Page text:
Average temperatures in Georgia have increased steadily since the 1960s and are projected to rise by more than the global average by the end of the 21st century.
By the 2090s, the average temperature in Georgia is projected to increase between 1.4°C to 4.9°C above the 1986–2005 baseline, for emissions pathways RCP2.6 and RCP8.5, respectively
The frequency of heat waves is projected to increase significantly by the 2090s under higher emissions pathways, representing major risks to human health, livelihoods, and biodiversity.
Rapid retreat of glaciers is expected and is likely to shift the regional hydrological regime, increasing the risk of flooding and ultimately driving transitions in local ecosystems.
The effects of rising temperatures on agricultural output could threaten an important source of income and employment in poorer rural areas and may consequently increase inequality and raise the risk of malnourishment.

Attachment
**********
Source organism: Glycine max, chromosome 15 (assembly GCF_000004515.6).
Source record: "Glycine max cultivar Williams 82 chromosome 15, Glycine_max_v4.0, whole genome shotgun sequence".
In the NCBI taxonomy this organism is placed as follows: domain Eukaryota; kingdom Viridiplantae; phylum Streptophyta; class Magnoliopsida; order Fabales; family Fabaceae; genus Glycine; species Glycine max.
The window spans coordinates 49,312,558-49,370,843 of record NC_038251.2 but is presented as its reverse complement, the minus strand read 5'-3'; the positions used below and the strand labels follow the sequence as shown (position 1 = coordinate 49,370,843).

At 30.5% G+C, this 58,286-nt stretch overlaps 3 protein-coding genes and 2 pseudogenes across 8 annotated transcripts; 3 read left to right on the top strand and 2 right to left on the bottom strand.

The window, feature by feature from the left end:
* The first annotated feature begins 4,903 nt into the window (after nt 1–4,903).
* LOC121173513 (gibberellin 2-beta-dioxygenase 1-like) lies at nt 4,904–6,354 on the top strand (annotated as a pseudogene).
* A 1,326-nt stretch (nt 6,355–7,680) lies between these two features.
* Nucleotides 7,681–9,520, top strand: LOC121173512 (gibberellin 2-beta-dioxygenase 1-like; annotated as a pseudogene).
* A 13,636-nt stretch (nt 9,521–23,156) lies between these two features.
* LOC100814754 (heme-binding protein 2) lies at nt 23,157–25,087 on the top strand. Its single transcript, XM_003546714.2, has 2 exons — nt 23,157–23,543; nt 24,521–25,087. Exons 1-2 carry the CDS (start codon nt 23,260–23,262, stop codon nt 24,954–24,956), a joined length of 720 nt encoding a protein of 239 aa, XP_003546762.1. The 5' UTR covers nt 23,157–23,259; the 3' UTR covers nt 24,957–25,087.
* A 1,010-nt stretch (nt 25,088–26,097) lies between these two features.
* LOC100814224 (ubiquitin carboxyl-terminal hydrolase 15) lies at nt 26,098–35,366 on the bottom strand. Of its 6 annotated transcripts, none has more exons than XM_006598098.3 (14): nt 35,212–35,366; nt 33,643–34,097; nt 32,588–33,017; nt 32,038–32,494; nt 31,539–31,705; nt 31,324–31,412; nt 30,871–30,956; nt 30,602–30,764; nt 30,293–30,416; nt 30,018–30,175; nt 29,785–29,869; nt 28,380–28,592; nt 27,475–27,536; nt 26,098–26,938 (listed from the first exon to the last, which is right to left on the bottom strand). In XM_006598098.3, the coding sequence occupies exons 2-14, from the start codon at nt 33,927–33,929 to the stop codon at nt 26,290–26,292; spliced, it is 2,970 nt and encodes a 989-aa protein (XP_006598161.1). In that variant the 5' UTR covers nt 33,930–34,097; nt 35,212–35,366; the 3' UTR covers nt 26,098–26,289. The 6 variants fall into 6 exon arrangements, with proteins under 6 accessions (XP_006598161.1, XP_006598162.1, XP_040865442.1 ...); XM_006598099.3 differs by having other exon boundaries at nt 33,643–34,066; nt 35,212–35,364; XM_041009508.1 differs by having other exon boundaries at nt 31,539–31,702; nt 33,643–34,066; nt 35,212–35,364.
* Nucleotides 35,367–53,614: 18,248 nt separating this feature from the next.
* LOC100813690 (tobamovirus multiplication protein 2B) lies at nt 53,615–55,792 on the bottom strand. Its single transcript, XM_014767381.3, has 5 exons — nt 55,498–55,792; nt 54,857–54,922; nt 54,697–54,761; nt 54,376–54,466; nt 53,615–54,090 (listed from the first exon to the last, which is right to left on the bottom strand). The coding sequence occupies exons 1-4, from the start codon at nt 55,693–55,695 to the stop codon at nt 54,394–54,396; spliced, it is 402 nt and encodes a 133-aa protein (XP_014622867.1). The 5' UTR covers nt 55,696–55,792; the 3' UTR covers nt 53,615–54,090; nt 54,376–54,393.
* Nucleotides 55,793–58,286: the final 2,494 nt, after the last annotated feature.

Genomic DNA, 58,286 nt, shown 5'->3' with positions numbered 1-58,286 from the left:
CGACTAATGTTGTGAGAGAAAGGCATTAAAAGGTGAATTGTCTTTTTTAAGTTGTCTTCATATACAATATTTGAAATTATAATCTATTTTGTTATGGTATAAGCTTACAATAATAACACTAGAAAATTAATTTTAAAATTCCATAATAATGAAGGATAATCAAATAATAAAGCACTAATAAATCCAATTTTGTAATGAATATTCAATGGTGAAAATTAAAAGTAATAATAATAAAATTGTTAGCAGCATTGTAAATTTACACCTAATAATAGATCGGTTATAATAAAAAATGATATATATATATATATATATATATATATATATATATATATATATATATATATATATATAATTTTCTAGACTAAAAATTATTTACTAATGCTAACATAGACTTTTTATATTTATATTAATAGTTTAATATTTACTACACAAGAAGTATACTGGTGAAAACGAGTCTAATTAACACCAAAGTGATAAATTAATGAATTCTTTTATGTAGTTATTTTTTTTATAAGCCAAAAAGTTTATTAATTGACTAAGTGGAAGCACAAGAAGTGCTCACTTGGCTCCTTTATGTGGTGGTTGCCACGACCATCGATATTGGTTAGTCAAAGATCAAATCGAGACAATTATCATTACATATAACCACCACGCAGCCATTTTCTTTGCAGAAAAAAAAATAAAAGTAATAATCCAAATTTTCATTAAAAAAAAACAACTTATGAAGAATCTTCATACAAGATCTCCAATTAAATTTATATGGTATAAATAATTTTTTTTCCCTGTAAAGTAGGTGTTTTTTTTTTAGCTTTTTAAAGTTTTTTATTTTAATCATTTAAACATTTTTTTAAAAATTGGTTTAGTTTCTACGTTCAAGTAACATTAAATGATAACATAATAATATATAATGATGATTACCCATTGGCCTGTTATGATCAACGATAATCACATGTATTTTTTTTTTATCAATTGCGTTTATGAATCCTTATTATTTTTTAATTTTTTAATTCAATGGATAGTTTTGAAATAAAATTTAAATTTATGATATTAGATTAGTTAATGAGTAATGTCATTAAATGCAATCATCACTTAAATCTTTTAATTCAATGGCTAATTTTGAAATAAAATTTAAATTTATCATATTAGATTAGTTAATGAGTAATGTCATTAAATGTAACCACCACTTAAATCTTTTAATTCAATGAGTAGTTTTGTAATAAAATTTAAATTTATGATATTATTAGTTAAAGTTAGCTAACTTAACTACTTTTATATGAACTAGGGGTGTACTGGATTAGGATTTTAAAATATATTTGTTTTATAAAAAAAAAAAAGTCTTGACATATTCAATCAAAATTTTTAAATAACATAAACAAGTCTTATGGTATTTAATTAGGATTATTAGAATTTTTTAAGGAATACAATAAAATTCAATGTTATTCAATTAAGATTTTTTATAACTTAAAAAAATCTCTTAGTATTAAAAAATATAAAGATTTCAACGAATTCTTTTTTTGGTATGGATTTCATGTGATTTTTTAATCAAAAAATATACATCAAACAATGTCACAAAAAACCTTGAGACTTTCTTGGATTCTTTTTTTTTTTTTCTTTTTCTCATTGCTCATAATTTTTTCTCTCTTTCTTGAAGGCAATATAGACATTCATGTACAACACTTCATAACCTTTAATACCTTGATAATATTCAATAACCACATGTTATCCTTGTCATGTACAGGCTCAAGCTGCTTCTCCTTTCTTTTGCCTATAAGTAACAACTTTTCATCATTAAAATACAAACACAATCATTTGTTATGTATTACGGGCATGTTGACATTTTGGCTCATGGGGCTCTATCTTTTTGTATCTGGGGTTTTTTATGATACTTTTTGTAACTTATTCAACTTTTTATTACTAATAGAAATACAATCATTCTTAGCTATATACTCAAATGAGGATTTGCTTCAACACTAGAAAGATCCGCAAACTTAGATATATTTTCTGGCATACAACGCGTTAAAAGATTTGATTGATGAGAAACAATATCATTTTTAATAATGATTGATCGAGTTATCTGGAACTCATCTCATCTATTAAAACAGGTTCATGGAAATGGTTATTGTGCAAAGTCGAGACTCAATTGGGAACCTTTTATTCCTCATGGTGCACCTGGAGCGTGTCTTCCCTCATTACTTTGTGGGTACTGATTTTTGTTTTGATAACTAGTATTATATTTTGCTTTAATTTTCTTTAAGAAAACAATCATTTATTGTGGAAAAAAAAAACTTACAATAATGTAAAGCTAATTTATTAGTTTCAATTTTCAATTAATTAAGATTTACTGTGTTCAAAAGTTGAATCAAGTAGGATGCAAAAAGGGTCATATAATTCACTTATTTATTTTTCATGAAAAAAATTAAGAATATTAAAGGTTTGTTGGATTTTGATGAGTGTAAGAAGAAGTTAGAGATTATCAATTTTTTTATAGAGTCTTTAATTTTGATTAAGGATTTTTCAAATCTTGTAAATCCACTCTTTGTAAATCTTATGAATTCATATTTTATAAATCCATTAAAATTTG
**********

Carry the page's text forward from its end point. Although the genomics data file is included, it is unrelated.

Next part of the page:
Projected long-term reductions in the flow rates of rivers in Georgia, rising average temperatures, and existing issues with energy distribution networks are expected to increase the risk of water shortages in the spring and summer months. As such, there is a need for more international cooperation in the management of transboundary rivers in the South Caucasus.
River flow reductions during summer months, coinciding with peak energy demand for residential cooling, have important implications for Georgia’s energy supply, which depends primarily on domestic hydropower sources.
The capital city, Tbilisi, is subject to urban heat island effect, making its residents vulnerable to health risks as the frequency of extremely high temperatures increases over the coming decades.
- Asian Development Bank
- © Asian Development Bank